Monthly Archives: October 2016

Give Me Liberty or Give Me Left

betsy ross

When I was ten years old, I got to dress up as Betsy Ross and ride on a big “Happy Birthday, America” float in our local community’s Bicentennial parade. I no longer remember the reason I was chosen for that honor—straight-A report card or Dork of the Week or whatever—but I remember the experience. I was proud, super proud, to represent all that was good and right about my homeland.

Growing up in these United States, I would often hear scary stories about Russia and China and Cuba, and how the governments in those countries suppressed truth and presented only twisted propaganda to their populace. I would shake my head and feel sorry for all the people not fortunate enough to be living in a great free country like I was. In school, I studied American history and felt reverence for our forefathers who laid down their lives for the right to speak their minds, even when their ideas weren’t popular. Today, my heart is aching for the world that was.

Whatever political affiliation you may have, whatever feelings you may harbor about our outgoing Commander-In-Chief Barak Obama, I doubt you were expecting his recent remarks at a conference in Pittsburgh:

“We are going to have to rebuild within this wild-wild-west-of-information flow some sort of curating function that people agree to. There has to be, I think, some sort of way in which we can sort through information that passes some basic truthiness tests and those that we have to discard, because they just don’t have any basis in anything that’s actually happening in the world.”

In other words, let’s censor the Internet! No more debate about climate change or vaccine safety or Russian hackers. The official government-approved statement on all of these is out, and you will accept it. Then add to that, just last week, a Tweet by CNN anchor Chris Cuomo echoing a similar sentiment, as he informed us (incorrectly) that it would be illegal for any of us peons to read the Clinton/Podesta leaked emails, but it was just fine and dandy for our esteemed press corps to do it, and then pass their sanitized version of the truth on to us.

Republican, Democrat, Libertarian, or Independent, I hope you are as appalled by these attitudes as I am. The idea that citizens of the United States should not be free to express or consume any information we choose is as un-American as it gets. The words “unmitigated gall” come to mind, but for now, let’s just call it Orwellian.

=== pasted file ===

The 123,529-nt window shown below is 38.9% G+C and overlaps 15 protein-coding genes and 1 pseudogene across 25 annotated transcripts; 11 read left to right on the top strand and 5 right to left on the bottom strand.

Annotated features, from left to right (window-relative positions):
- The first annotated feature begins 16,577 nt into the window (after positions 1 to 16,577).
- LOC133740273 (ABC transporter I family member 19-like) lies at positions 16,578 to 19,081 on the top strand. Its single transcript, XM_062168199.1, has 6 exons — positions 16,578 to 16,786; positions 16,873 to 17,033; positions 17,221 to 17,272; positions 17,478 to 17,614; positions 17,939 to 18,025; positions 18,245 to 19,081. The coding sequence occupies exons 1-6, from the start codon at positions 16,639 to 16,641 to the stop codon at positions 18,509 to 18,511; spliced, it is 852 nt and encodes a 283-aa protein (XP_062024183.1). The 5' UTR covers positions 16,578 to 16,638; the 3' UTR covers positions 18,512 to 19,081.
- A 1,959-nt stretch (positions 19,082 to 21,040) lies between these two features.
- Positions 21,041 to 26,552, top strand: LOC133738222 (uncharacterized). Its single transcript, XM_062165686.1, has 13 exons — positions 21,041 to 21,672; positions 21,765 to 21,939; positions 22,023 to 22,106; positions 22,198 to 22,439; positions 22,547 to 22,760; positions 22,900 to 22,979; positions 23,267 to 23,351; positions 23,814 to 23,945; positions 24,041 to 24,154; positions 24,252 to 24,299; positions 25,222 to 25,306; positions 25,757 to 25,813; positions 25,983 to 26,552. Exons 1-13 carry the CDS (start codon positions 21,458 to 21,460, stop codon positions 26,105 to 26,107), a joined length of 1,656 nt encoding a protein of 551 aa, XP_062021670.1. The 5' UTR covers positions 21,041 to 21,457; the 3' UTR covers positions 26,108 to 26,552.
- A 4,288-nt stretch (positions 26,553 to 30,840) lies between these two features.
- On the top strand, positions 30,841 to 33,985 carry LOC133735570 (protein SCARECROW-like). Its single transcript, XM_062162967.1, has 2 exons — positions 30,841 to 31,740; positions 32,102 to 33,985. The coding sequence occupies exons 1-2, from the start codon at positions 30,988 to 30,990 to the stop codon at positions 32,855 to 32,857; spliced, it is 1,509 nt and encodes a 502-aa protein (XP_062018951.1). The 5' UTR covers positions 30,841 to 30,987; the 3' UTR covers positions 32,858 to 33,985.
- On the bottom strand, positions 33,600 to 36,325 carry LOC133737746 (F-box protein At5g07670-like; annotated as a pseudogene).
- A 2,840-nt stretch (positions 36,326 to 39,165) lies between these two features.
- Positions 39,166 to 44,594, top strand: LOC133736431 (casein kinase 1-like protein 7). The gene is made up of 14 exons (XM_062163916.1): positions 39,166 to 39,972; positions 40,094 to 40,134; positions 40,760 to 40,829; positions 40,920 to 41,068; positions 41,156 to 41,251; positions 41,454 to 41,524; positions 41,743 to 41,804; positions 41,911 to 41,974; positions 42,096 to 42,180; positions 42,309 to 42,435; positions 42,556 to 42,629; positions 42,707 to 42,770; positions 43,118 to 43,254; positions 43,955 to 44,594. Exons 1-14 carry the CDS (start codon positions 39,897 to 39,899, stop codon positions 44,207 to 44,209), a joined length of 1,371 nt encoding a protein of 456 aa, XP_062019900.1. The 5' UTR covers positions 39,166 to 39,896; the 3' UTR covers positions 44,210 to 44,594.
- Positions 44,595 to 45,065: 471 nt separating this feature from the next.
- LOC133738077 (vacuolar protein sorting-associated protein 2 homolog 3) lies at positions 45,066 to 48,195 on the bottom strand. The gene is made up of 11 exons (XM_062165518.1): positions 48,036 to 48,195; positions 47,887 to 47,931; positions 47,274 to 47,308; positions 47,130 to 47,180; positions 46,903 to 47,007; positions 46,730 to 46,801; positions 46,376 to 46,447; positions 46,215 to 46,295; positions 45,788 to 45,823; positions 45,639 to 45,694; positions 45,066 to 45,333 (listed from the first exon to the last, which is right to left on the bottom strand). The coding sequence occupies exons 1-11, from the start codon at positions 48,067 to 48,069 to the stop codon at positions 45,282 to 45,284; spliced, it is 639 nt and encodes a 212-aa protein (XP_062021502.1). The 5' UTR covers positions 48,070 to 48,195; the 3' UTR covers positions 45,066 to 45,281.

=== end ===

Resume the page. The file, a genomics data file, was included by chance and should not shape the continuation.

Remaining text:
My response to the would-be thought police is this:

Do I look like a three year old who just asked where babies come from? Sorry, my self-proclaimed intellectual leaders, but I am an adult, and a highly educated one at that. But in the Land of the Free and the Home of the Brave, I don’t have to be, to be allowed to make my own decisions. Maybe I’m an idiot. Maybe I’ll make bad ones. Maybe my choices will turn out to be horrendous mistakes, but they’re my mistakes to make. I don’t need you or anyone else to “curate” my information sources, thank you. I’ll decide who to listen to and who to ignore…and that might be you!

The Wild, Wild West of the free and open Internet is the best thing that ever happened to this country and the whole world. We can read a thousand differing opinions on each of a million different topics. Is some of it wrong? Is some of it potentially hurtful? Is some of it downright comedic? You betcha. But I’ll figure that out myself and glad to do it. We understand why you want to quiet dissenters, bury unpleasant truths, and spin reality like a centrifuge; it’s not exactly a new tactic, guys (see earlier remarks about Russia and China). There’s a reason we’re all turning our backs on CNN and MSNBC and The New York Times. Shuck the agenda, stamp out the spin, and give us the facts, if you want a rat’s chance of survival.

And while I’m on my soapbox: Long live the America I grew up in, where liberty and individuality were celebrated, not squashed, and where we were reminded daily that while we might find others’ ideas offensive, our freedom to speak our minds depended on us tolerating the same from everyone else. Three cheers for the First Amendment!